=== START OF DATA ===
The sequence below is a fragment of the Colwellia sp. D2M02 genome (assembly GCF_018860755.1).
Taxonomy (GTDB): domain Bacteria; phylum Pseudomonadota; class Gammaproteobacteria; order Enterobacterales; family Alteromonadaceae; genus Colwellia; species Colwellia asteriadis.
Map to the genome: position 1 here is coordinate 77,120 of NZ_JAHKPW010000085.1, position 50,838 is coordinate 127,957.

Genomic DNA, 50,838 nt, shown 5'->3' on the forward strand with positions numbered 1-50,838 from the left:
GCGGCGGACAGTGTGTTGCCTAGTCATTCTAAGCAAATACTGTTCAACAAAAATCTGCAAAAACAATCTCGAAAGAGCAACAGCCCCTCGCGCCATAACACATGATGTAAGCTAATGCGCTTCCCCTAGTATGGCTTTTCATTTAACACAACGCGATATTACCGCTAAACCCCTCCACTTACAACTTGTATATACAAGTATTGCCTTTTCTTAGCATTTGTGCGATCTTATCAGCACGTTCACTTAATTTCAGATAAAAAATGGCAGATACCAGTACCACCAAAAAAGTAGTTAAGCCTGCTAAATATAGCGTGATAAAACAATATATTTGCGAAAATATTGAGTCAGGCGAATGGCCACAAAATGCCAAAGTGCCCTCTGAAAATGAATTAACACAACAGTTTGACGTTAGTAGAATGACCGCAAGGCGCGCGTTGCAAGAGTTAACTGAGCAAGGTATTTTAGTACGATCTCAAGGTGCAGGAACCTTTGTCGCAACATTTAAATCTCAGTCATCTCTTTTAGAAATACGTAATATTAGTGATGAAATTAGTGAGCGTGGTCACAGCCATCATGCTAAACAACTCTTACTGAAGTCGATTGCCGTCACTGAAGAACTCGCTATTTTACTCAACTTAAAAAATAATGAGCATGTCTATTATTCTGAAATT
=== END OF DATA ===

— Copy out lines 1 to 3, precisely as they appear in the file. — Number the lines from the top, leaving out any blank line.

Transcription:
The sequence below is a fragment of the Colwellia sp. D2M02 genome (assembly GCF_018860755.1).
Taxonomy (GTDB): domain Bacteria; phylum Pseudomonadota; class Gammaproteobacteria; order Enterobacterales; family Alteromonadaceae; genus Colwellia; species Colwellia asteriadis.
Map to the genome: position 1 here is coordinate 77,120 of NZ_JAHKPW010000085.1, position 50,838 is coordinate 127,957.